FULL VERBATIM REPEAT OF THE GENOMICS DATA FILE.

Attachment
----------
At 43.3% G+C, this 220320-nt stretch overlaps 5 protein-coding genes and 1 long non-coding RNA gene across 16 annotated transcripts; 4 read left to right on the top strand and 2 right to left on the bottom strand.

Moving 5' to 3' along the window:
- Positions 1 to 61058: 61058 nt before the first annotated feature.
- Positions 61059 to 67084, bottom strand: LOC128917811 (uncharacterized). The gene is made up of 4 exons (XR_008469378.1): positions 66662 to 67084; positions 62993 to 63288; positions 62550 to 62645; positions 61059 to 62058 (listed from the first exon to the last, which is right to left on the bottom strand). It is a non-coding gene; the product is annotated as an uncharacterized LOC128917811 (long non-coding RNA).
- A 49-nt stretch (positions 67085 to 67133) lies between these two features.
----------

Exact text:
At 43.3% G+C, this 220320-nt stretch overlaps 5 protein-coding genes and 1 long non-coding RNA gene across 16 annotated transcripts; 4 read left to right on the top strand and 2 right to left on the bottom strand.

Moving 5' to 3' along the window:
- Positions 1 to 61058: 61058 nt before the first annotated feature.
- Positions 61059 to 67084, bottom strand: LOC128917811 (uncharacterized). The gene is made up of 4 exons (XR_008469378.1): positions 66662 to 67084; positions 62993 to 63288; positions 62550 to 62645; positions 61059 to 62058 (listed from the first exon to the last, which is right to left on the bottom strand). It is a non-coding gene; the product is annotated as an uncharacterized LOC128917811 (long non-coding RNA).
- A 49-nt stretch (positions 67085 to 67133) lies between these two features.